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April 2017

How Responsible is Marketing In South Africa?

By | Food for thought | No Comments

How Responsible is Marketing In South Africa“Responsible marketing” is when a business has the best interests of the consumer linked to their strategic goals. It’s a marketing philosophy we’re seeing more of. Responsible marketing is increasingly being built into brand values and business allegiance with social causes (cause marketing).

The push towards more responsible marketing has been on the rise globally as technological innovation has greatly enabled the growth of corporate citizenship. Social media has made the customer the client and most brands are now sensitive to that. We’re noticing marketing trends encouraging (sometimes forcing) brands to become more socially aware. But how does South Africa fare with regards to responsible marketing?

A high percentage of the big brands in South Africa are global brands and therefore bound by the responsible marketing codes from their global head office.  They have to take into consideration what’s in the best interests of the consumer and their society. Responsible marketing is not longer “soft” or “nice to have”; it’s good business, as former President and CEO of Novo Nordisk, Lars Rebien Sørensen, says, “In the long term, social and environmental issues become financial issues.”

In SA many big global brands are advertising their commitment to responsible marketing as much as they’re showcasing their products. Unilever is one of the most visible of these, with their payoff line and hash tag “When you choose Unilever you help create a #brightFuture.” Looking at their Facebook page (which has over 3.6 million fans) their pledge to a bright future is more prominent than their product placement. Not surprisingly then, Unilever CEO Paul Polman notes; “Our sustainable living brands are growing 30% faster than the rest of our business.”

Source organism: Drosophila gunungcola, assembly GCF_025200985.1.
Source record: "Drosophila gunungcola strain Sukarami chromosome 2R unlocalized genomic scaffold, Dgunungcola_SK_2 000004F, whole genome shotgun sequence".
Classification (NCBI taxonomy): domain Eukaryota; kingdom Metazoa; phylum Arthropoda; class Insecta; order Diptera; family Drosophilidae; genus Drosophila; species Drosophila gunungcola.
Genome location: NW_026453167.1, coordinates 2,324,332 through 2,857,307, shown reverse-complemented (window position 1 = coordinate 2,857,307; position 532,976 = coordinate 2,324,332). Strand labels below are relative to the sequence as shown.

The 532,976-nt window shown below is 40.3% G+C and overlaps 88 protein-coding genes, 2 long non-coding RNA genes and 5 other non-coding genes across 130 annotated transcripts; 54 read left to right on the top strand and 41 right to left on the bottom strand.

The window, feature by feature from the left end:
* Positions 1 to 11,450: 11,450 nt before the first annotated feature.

Other big global brands we watch with interest with interest are Coca-Cola, KFC and Pfizer’s brand, Centrum.  While Coke SA has been positioned as “feel good” with their #EnjoyTheFeeling hash tag, they’re facing the dilemma of the sugar in their products (now for sugar tax reasons as well as health issues). Their “responsible” solution is introducing a new Coke variant called “Life” which contains 37% less sugar, using stevia leaf extract instead. Interesting to note that in the UK the Life product has met with some backlash and the brand’s been accused of “health washing”, as a can of Life still contains the full recommended (adult) daily allowance of sugar.

An offshoot of responsible marketing is cause marketing – something that South African brands do seem particularly good at. Cause marketing is not necessary built into a business model, but makes a difference to a particular community or cause. By making a monetary or service contribution, the company shows a commitment to being responsible or accountable to the problems in society.

KFC South Africa’s Add Hope Campaign is cause marketing worth celebrating. The brand is aligned with a feeding children initiative which motivates the consumer to get involved in a good cause. Add Hope has been amazingly successful so far; raising over R39 million in 2016, feeding 100 000 children every day, simply by asking people to donate R2 extra with their purchase. It is heart-warming how many people contribute and the clever marketers at KFC know your donation will make your take-away taste even better.

Another cause marketing allegiance which appealed to the country’s generous spirit was between Centrum® and the Emergency Services (EMS) of South Africa. Over an eight year long campaign Centrum® Guardians raised almost R4 million, which went towards EMS Training. The additional benefits were more awareness of the excellent work that EMS do and entrenching customer loyalty.  From One Lady & A Tribe’s point of view, we got to meet the crews who save lives daily, and fulfil our own mantra of “doing good and doing good business.”

When we look at local brands not governed by global counterparts, the responsible marketing picture isn’t quite as bright, although things can change quickly. This January Woolworths responded in haste to their plastic egg carton fiasco, trashing the boxes after a social media post went viral. This is a step in the right direction but the big SA supermarkets use an extraordinary amount of plastic packaging in their products. This makes the consumer feel bad (and irresponsible), no matter how much recycling we do. Hopefully there are plans in place by Woolworths, Spar and PicknPay to go the Original Unverpackt responsible marketing route and phase out plastic bags, cellophane and plastic trays altogether.

In closing, a note on South Africa in general. Where we stand currently doesn’t look bright for those most vulnerable in our society. I predict we’ll see an increase in responsible marketing, as businesses step into the areas where government is failing, going beyond doing good and doing good business and into (hopefully temporary) survivor mode.

Sheila McGillivray, Tribe Leader